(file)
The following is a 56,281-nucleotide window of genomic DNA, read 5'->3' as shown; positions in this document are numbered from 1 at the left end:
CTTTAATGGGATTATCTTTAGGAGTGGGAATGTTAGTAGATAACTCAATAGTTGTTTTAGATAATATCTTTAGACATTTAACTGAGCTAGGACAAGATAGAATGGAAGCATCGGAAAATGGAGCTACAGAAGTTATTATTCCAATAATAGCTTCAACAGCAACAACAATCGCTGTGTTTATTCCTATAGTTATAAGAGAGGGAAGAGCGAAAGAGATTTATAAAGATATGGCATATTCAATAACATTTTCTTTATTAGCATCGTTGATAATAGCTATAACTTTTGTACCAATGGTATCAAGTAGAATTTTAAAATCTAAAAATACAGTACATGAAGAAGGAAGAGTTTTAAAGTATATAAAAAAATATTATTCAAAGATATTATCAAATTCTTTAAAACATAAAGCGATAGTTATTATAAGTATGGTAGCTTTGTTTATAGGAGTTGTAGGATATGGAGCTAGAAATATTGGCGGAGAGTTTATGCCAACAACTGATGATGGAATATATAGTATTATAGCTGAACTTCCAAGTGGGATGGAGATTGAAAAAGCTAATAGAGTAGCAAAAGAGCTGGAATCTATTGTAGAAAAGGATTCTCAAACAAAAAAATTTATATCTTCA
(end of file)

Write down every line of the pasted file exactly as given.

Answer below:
The following is a 56,281-nucleotide window of genomic DNA, read 5'->3' as shown; positions in this document are numbered from 1 at the left end:
CTTTAATGGGATTATCTTTAGGAGTGGGAATGTTAGTAGATAACTCAATAGTTGTTTTAGATAATATCTTTAGACATTTAACTGAGCTAGGACAAGATAGAATGGAAGCATCGGAAAATGGAGCTACAGAAGTTATTATTCCAATAATAGCTTCAACAGCAACAACAATCGCTGTGTTTATTCCTATAGTTATAAGAGAGGGAAGAGCGAAAGAGATTTATAAAGATATGGCATATTCAATAACATTTTCTTTATTAGCATCGTTGATAATAGCTATAACTTTTGTACCAATGGTATCAAGTAGAATTTTAAAATCTAAAAATACAGTACATGAAGAAGGAAGAGTTTTAAAGTATATAAAAAAATATTATTCAAAGATATTATCAAATTCTTTAAAACATAAAGCGATAGTTATTATAAGTATGGTAGCTTTGTTTATAGGAGTTGTAGGATATGGAGCTAGAAATATTGGCGGAGAGTTTATGCCAACAACTGATGATGGAATATATAGTATTATAGCTGAACTTCCAAGTGGGATGGAGATTGAAAAAGCTAATAGAGTAGCAAAAGAGCTGGAATCTATTGTAGAAAAGGATTCTCAAACAAAAAAATTTATATCTTCA